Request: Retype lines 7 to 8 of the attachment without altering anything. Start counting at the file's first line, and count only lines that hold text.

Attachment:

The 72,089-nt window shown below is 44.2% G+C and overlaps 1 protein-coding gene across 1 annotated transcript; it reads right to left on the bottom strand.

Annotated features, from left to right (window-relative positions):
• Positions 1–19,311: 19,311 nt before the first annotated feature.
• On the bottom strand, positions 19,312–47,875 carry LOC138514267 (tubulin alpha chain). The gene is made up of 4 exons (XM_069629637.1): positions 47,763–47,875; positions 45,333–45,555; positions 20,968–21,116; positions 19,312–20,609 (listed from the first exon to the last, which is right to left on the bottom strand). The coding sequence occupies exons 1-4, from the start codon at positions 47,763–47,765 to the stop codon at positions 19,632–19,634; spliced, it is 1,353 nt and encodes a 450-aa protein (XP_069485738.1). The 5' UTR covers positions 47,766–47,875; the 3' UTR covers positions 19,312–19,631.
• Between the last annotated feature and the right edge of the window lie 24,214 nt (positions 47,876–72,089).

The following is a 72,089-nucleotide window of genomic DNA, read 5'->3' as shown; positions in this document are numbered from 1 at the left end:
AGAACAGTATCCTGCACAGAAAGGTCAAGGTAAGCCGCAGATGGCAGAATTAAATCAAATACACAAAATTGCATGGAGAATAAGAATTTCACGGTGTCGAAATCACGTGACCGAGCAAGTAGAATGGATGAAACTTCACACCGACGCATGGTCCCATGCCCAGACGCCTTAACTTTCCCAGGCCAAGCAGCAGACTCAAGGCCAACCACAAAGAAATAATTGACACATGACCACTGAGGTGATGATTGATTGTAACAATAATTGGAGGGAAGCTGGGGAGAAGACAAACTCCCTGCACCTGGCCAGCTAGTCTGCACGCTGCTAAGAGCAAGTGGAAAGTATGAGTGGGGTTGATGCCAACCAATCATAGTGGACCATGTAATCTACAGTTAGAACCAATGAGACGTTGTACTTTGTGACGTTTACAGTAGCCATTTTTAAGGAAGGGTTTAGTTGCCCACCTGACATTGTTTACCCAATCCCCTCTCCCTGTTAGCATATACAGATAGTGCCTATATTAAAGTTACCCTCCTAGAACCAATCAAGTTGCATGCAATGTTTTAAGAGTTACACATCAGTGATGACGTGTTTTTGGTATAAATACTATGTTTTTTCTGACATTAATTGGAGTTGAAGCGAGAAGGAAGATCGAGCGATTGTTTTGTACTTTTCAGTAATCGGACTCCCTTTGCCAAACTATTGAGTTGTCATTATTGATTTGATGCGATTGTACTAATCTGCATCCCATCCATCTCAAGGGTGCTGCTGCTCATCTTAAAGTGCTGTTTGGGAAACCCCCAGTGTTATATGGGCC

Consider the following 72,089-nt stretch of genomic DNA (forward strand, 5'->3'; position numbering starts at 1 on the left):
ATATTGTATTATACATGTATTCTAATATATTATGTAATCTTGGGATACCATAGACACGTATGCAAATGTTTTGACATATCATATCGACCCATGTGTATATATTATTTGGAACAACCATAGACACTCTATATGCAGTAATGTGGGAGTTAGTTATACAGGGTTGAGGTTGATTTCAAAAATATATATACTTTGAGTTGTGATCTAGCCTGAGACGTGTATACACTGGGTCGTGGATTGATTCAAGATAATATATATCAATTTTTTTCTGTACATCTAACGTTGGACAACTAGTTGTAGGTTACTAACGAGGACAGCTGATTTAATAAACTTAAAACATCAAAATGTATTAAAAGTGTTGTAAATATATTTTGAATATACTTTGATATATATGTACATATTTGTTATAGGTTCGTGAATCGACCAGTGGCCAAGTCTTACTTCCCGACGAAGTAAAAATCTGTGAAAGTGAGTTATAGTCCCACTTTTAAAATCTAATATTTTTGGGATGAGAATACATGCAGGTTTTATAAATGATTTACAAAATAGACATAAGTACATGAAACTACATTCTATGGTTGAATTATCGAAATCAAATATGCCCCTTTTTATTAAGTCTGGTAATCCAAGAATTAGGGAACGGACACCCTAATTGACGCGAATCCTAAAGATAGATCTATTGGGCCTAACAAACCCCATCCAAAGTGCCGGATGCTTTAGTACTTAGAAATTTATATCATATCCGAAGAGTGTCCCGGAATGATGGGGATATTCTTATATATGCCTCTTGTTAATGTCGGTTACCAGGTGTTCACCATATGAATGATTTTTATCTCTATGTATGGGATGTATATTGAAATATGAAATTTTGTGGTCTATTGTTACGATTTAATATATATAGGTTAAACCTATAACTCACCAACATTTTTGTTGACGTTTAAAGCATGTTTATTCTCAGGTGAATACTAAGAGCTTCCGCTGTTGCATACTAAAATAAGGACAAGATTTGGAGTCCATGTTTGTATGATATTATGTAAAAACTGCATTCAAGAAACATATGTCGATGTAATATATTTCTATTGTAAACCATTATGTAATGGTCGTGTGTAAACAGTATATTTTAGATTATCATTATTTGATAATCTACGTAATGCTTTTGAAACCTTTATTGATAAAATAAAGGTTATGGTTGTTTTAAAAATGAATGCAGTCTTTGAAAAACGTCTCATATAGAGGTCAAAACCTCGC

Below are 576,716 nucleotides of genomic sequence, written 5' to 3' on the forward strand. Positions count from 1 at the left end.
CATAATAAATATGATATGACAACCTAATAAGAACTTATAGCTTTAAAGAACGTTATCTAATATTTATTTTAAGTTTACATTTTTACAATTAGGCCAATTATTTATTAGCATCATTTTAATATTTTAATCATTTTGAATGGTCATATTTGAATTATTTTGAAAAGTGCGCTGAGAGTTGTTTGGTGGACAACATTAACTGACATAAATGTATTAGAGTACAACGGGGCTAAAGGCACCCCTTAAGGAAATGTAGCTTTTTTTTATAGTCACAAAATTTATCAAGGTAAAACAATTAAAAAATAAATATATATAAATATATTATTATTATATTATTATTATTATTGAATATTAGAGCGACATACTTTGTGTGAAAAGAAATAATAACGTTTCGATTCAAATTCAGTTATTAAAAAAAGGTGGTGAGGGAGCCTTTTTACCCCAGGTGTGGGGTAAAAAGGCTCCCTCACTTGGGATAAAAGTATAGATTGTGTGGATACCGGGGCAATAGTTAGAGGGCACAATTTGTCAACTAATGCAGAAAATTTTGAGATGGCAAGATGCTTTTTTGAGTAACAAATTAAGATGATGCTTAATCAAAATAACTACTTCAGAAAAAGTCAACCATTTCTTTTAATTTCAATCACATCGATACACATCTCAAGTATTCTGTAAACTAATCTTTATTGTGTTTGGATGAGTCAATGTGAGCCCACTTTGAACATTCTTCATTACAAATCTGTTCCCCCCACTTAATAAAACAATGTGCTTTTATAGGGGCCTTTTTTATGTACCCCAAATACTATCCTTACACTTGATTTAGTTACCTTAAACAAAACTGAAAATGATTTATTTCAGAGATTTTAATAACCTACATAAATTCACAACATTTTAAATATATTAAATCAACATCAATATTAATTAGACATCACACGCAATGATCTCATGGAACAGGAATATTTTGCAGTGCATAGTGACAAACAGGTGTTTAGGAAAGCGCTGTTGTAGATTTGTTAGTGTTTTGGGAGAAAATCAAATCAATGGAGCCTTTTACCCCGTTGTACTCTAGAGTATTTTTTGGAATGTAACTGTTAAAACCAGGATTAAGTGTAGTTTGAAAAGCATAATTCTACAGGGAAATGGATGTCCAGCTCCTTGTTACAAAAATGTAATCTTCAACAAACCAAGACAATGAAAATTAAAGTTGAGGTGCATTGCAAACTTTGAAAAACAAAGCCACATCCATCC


AGAACAGTATCCTGCACAGAAAGGTCAAGGTAAGCCGCAGATGGCAGAATTAAATCAAATACACAAAATTGCATGGAGAATAAGAATTTCACGGTGTCGAAATCACGTGACCGAGCAAGTAGAATGGATGAAACTTCACACCGACGCATGGTCCCATGCCCAGACGCCTTAACTTTCCCAGGCCAAGCAGCAGACTCAAGGCCAACCACAAAGAAATAATTGACACATGACCACTGAGGTGATGATTGATTGTAACAATAATTGGAGGGAAGCTGGGGAGAAGACAAACTCCCTGCACCTGGCCAGCTAGTCTGCACGCTGCTAAGAGCAAGTGGAAAGTATGAGTGGGGTTGATGCCAACCAATCATAGTGGACCATGTAATCTACAGTTAGAACCAATGAGACGTTGTACTTTGTGACGTTTACAGTAGCCATTTTTAAGGAAGGGTTTAGTTGCCCACCTGACATTGTTTACCCAATCCCCTCTCCCTGTTAGCATATACAGATAGTGCCTATATTAAAGTTACCCTCCTAGAACCAATCAAGTTGCATGCAATGTTTTAAGAGTTACACATCAGTGATGACGTGTTTTTGGTATAAATACTATGTTTTTTCTGACATTAATTGGAGTTGAAGCGAGAAGGAAGATCGAGCGATTGTTTTGTACTTTTCAGTAATCGGACTCCCTTTGCCAAACTATTGAGTTGTCATTATTGATTTGATGCGATTGTACTAATCTGCATCCCATCCATCTCAAGGGTGCTGCTGCTCATCTTAAAGTGCTGTTTGGGAAACCCCCAGTGTTATATGGGCC

Consider the following 72,089-nt stretch of genomic DNA (forward strand, 5'->3'; position numbering starts at 1 on the left):